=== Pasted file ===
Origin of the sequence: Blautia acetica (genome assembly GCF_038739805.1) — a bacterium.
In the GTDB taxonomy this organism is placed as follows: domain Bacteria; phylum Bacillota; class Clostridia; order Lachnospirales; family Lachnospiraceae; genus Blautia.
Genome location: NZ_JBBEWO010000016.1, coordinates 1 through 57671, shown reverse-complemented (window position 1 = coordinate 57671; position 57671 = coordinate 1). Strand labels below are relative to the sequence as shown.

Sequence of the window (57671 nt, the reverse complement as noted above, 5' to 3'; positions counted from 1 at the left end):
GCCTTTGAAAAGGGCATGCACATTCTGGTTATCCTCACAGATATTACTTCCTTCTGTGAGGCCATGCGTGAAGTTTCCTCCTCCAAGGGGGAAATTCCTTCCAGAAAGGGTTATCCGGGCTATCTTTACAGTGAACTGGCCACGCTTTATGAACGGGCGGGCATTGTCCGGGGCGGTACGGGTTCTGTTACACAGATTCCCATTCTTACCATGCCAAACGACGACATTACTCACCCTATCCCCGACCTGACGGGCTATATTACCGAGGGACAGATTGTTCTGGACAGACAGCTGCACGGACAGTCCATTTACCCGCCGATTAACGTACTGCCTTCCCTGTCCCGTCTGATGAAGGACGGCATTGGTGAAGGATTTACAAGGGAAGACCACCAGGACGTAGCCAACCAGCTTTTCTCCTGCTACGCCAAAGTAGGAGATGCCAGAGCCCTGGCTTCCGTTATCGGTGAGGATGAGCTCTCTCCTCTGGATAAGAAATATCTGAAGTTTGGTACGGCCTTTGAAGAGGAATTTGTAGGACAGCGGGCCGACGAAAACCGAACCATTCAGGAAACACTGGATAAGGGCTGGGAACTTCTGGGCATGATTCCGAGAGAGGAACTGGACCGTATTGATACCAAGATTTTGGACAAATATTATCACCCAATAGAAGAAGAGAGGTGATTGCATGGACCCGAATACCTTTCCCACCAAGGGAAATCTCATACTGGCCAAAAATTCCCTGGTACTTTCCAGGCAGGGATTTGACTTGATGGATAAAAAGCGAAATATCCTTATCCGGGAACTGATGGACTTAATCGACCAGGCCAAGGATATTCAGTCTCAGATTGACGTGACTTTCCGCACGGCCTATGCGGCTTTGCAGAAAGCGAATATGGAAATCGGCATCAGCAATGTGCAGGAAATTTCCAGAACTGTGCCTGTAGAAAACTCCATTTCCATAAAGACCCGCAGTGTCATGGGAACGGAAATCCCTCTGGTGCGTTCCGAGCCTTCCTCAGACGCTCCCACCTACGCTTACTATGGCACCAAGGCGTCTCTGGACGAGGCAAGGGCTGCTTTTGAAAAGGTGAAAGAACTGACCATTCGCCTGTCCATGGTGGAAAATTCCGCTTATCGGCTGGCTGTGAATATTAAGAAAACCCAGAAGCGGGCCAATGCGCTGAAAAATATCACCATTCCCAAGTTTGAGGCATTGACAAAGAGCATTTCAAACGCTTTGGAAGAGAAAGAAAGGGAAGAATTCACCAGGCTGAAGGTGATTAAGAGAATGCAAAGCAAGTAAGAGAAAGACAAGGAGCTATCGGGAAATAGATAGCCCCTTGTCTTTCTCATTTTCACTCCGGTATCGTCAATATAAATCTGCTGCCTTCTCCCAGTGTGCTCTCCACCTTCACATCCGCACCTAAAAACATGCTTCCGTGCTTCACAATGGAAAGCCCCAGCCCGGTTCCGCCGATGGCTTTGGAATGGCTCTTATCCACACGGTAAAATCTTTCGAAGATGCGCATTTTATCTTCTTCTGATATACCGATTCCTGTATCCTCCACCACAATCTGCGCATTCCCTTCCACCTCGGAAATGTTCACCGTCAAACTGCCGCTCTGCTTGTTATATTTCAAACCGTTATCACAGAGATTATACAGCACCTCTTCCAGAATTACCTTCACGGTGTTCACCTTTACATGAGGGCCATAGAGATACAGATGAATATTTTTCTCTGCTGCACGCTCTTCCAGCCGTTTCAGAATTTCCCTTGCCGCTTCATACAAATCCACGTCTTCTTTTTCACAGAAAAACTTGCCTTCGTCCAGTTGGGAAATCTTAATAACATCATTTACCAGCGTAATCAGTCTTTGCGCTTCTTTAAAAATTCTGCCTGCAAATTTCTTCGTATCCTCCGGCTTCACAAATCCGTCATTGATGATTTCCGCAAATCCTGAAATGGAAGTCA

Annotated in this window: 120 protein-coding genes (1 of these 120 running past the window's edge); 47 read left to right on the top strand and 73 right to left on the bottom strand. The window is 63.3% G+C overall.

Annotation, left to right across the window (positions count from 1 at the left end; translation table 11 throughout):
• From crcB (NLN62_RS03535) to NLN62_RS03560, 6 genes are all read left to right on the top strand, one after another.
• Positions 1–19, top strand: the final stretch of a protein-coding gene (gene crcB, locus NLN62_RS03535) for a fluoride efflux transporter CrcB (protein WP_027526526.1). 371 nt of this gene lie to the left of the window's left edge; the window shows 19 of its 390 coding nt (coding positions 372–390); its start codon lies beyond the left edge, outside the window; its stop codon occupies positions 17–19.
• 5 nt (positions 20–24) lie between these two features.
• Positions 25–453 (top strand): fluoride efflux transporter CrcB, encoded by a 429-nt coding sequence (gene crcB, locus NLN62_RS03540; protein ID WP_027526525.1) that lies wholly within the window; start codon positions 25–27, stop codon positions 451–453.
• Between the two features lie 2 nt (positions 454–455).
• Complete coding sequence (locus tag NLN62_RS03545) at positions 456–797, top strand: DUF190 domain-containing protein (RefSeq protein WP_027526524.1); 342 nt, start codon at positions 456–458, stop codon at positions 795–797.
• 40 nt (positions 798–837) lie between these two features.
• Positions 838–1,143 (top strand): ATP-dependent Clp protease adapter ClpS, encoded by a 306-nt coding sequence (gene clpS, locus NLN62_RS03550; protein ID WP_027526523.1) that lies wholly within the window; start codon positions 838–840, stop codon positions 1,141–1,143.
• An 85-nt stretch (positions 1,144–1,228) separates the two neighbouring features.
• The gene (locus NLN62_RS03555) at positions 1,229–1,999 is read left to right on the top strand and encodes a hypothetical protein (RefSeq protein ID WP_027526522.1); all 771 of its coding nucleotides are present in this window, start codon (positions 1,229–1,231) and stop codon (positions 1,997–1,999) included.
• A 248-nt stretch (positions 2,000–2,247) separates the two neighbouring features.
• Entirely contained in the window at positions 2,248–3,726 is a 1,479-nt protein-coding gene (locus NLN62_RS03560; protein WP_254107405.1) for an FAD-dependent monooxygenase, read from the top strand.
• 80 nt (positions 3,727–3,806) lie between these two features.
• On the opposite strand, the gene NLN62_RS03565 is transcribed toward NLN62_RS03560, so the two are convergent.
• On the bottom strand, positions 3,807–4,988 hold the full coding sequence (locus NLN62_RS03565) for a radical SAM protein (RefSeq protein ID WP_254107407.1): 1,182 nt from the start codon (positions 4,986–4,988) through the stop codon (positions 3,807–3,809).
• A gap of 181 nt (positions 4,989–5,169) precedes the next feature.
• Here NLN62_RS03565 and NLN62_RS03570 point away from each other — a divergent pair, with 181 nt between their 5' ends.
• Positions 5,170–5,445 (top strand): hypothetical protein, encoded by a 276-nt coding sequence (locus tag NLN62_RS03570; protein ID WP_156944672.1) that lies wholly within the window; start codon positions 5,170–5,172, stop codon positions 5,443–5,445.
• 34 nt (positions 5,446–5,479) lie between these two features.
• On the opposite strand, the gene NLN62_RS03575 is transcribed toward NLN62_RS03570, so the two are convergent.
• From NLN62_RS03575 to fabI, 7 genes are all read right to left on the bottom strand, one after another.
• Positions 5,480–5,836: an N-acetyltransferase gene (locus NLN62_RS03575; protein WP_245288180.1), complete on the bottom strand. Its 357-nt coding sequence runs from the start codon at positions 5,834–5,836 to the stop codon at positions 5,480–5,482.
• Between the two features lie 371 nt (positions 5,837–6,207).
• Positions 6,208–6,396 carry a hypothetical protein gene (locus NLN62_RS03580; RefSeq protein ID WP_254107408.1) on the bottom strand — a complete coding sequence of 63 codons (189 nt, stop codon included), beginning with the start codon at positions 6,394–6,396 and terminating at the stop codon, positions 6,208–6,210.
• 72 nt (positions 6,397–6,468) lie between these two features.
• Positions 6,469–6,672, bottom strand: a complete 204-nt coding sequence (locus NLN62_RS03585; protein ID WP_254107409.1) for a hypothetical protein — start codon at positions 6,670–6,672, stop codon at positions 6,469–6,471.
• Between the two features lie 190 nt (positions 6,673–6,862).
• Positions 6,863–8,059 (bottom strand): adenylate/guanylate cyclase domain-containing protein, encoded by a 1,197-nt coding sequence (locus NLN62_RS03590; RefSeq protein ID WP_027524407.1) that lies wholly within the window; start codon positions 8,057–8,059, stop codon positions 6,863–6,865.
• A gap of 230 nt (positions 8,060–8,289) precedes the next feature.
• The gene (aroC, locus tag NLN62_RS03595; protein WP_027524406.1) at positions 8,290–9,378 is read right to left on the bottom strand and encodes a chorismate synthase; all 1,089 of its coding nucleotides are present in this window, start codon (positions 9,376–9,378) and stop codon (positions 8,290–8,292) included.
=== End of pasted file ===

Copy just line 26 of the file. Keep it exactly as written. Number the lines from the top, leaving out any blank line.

• 34 nt (positions 5,446–5,479) lie between these two features.